The reason a “little” change in unemployment rates are such a big deal, is because the overall range is so small to begin with. At it’s biggest the possible range, unemployment is from 2.5 percent to 10 percent, for a total range of 7.5 percent. Thus a single percentage point change in the unemployment rate represents a movement of 13 percent within the scale.
In looking at the chart, you can see that more “normal” unemployment typically ranges between 4 percent and 7 percent. That represents just a 3 percent range of unemployment. Each full-percentage movement is therefore a HUGE change in the status of the nation’s unemployment rate. That is why every 0.1 percent change is such a big deal.
Why is there never zero percent unemployment?
Since the economy is not stagnant, nor are companies or people, the concept of zero percent unemployment is not really something for the real world. Some jobs are seasonal, people retire, people move, and so on. If literally everyone were employed (zero percent unemployment), it would be impossible to create another job. So the goal of economic policy is not zero percent unemployment.
What is the Best Unemployment Rate?
Economics is not an exact science. The concept of what the best unemployment rate for America is open to debate. That’s real, data-driven, debate between educated scholars, not just political debate. Generally, there is an accepted convention that employment somewhere around 5.0 percent and 5.5 percent is neutral to the overall economy. That is that anything less than that would be inflationary, while anything higher is not. So, the goal, in so far as there is one, is for an ideal unemployment rate around 5 percent. At that rate, everyone who wants a job, that they are qualified for, in the season in which the job exists, can get one.
So, at 7.0 percent, today’s unemployment rate is hardly what anyone wants it to be. On the other hand, the move from 8.0 at the beginning of the year, to 7.0 near the end of the year, is a huge move in the right direction.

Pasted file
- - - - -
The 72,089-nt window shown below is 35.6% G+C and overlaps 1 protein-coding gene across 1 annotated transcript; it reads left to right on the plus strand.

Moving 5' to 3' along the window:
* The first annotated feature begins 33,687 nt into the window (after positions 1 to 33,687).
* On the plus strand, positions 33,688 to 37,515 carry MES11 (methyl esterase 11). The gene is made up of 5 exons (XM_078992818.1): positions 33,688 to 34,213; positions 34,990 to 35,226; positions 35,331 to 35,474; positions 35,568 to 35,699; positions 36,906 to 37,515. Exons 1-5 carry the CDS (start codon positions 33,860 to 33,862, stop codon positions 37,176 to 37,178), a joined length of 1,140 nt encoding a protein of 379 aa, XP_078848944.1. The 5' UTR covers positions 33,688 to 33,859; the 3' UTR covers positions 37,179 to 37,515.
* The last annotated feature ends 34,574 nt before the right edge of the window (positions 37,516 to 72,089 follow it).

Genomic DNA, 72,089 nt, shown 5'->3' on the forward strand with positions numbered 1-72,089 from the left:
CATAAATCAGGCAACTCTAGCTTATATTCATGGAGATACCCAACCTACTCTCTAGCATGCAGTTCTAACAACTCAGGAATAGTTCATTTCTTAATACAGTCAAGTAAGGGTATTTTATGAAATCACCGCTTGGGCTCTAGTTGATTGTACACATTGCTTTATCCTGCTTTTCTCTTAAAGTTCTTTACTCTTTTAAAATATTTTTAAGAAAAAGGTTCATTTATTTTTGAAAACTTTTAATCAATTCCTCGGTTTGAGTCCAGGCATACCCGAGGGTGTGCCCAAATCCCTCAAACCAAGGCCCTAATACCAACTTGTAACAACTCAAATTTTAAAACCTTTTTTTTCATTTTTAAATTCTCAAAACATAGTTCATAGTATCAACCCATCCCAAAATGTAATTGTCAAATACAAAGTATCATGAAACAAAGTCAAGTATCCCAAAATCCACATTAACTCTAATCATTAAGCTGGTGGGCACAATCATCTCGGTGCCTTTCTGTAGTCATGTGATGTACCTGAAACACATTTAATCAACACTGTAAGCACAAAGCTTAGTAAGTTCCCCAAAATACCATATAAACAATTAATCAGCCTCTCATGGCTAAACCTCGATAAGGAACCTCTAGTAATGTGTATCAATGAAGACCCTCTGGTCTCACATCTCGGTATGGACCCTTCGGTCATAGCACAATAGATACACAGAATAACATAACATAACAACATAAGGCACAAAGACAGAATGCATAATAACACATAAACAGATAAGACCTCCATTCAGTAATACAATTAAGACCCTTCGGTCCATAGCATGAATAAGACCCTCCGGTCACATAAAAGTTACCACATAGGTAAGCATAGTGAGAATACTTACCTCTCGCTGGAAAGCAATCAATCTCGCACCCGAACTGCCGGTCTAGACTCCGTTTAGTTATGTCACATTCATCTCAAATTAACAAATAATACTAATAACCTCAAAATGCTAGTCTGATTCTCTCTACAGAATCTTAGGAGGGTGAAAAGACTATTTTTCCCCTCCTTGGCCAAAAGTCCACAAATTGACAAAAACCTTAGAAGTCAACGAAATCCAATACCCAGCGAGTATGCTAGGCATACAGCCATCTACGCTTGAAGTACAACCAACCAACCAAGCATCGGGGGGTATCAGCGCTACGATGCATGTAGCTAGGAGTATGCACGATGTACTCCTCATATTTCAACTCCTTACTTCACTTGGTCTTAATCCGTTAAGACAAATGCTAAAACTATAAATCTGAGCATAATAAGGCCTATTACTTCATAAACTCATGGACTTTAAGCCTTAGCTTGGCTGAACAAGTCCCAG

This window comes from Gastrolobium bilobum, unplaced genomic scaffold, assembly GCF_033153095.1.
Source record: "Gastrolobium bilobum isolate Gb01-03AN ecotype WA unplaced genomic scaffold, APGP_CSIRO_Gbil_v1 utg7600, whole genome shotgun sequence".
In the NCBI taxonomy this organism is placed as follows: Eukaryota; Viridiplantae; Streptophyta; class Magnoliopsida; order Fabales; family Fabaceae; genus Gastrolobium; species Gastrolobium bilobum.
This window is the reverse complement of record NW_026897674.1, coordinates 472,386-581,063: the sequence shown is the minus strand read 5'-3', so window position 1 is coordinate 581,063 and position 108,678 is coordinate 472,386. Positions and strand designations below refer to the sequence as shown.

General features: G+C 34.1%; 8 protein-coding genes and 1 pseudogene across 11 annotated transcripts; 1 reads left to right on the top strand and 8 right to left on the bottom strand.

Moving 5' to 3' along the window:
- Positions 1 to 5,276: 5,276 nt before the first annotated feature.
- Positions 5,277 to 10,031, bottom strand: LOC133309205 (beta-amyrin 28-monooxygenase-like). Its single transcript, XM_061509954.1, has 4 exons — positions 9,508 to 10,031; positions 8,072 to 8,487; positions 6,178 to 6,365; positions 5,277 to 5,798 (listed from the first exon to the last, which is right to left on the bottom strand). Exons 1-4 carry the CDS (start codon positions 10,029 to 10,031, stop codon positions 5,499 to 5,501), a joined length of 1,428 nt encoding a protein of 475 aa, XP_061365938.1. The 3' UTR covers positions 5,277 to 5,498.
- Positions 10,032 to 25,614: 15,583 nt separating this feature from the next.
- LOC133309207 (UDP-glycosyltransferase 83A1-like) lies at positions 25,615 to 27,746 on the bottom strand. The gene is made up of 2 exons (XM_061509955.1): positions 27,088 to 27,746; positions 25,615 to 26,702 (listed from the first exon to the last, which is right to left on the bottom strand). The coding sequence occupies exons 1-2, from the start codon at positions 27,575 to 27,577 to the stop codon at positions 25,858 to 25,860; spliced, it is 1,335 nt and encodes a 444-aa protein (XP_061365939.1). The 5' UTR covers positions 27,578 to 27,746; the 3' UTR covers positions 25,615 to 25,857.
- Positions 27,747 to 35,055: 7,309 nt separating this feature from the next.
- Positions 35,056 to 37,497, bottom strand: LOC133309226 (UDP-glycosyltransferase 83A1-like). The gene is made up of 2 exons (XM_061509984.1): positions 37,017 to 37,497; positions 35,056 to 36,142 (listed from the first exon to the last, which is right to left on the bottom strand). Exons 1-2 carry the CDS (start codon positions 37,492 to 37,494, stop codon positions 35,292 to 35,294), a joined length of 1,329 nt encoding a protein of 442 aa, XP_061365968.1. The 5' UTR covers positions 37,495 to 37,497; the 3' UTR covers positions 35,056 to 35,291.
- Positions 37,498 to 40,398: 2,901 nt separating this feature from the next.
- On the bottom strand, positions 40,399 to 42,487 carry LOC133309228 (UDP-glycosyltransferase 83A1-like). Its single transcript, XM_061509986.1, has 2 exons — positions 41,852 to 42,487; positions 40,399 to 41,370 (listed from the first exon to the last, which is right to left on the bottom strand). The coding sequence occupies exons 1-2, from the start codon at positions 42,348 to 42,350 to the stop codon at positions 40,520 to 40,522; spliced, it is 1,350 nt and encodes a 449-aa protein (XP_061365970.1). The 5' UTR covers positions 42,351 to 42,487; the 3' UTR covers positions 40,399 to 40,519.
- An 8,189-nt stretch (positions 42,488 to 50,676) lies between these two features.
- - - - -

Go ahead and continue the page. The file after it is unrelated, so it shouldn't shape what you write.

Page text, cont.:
Stock Market Reaction to the Unemployment Rate
Remember that the stock market is a leading indicator. That is, that it’s direction is predictive of future economic events. So, every move in the markets is the best guess of all market participants about where the economy is heading, not where it is now.
A lower unemployment rate is good news. It means the economy is generating jobs and people will have more money to spend. On the other hand, a lower unemployment rate means the economy will eventually need less help from the Fed, which may choose to raise interest rates, or in today’s case, start tapering some of the economic stimulus it has been providing in the absence of Congress’ ability to do anything to help.
This on the one hand, on the other hand, concept explains the almost schizophrenic reaction of the stock market to employment news. If employment is good, then the economy is good and stocks should be higher. But if employment is too good, the maybe the economy is too good and this bad, and the stock market should be lower.
As always, predicting day to day movements of the stock market is a sucker’s game. For now, lower unemployment is very good news for the economy. If and when the Fed decides it’s time to ease up on the stimulus the markets will react negatively in the short-term. But, if the economy keeps improving, even with the removal of stimulus, then the markets will follow. Don’t get whiplash in between.